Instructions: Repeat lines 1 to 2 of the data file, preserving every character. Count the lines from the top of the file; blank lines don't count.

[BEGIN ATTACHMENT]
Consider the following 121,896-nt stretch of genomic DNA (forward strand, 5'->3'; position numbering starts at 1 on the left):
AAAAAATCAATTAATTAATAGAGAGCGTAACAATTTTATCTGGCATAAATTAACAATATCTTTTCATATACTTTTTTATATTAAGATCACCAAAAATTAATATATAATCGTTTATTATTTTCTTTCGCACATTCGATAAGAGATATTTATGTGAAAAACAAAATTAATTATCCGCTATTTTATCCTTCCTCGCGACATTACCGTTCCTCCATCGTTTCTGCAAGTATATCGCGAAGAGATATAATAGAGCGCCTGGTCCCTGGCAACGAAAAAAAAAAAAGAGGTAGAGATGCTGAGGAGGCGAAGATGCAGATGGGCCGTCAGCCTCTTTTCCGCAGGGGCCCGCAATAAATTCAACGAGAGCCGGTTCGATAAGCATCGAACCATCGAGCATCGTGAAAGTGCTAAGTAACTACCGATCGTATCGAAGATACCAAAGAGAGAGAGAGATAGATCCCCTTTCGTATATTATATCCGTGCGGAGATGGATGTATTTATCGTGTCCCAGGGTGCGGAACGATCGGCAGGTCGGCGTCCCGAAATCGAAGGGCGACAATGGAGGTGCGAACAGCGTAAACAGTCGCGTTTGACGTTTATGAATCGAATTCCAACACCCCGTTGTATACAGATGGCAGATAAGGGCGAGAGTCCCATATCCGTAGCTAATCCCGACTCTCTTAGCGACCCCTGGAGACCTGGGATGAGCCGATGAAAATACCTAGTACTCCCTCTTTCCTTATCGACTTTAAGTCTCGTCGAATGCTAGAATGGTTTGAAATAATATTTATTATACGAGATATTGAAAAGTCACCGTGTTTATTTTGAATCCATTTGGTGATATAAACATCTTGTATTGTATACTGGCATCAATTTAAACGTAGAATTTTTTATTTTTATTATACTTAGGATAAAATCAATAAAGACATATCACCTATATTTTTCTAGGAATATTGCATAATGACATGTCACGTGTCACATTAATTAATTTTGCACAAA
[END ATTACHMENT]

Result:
Consider the following 121,896-nt stretch of genomic DNA (forward strand, 5'->3'; position numbering starts at 1 on the left):
AAAAAATCAATTAATTAATAGAGAGCGTAACAATTTTATCTGGCATAAATTAACAATATCTTTTCATATACTTTTTTATATTAAGATCACCAAAAATTAATATATAATCGTTTATTATTTTCTTTCGCACATTCGATAAGAGATATTTATGTGAAAAACAAAATTAATTATCCGCTATTTTATCCTTCCTCGCGACATTACCGTTCCTCCATCGTTTCTGCAAGTATATCGCGAAGAGATATAATAGAGCGCCTGGTCCCTGGCAACGAAAAAAAAAAAAGAGGTAGAGATGCTGAGGAGGCGAAGATGCAGATGGGCCGTCAGCCTCTTTTCCGCAGGGGCCCGCAATAAATTCAACGAGAGCCGGTTCGATAAGCATCGAACCATCGAGCATCGTGAAAGTGCTAAGTAACTACCGATCGTATCGAAGATACCAAAGAGAGAGAGAGATAGATCCCCTTTCGTATATTATATCCGTGCGGAGATGGATGTATTTATCGTGTCCCAGGGTGCGGAACGATCGGCAGGTCGGCGTCCCGAAATCGAAGGGCGACAATGGAGGTGCGAACAGCGTAAACAGTCGCGTTTGACGTTTATGAATCGAATTCCAACACCCCGTTGTATACAGATGGCAGATAAGGGCGAGAGTCCCATATCCGTAGCTAATCCCGACTCTCTTAGCGACCCCTGGAGACCTGGGATGAGCCGATGAAAATACCTAGTACTCCCTCTTTCCTTATCGACTTTAAGTCTCGTCGAATGCTAGAATGGTTTGAAATAATATTTATTATACGAGATATTGAAAAGTCACCGTGTTTATTTTGAATCCATTTGGTGATATAAACATCTTGTATTGTATACTGGCATCAATTTAAACGTAGAATTTTTTATTTTTATTATACTTAGGATAAAATCAATAAAGACATATCACCTATATTTTTCTAGGAATATTGCATAATGACATGTCACGTGTCACATTAATTAATTTTGCACAAA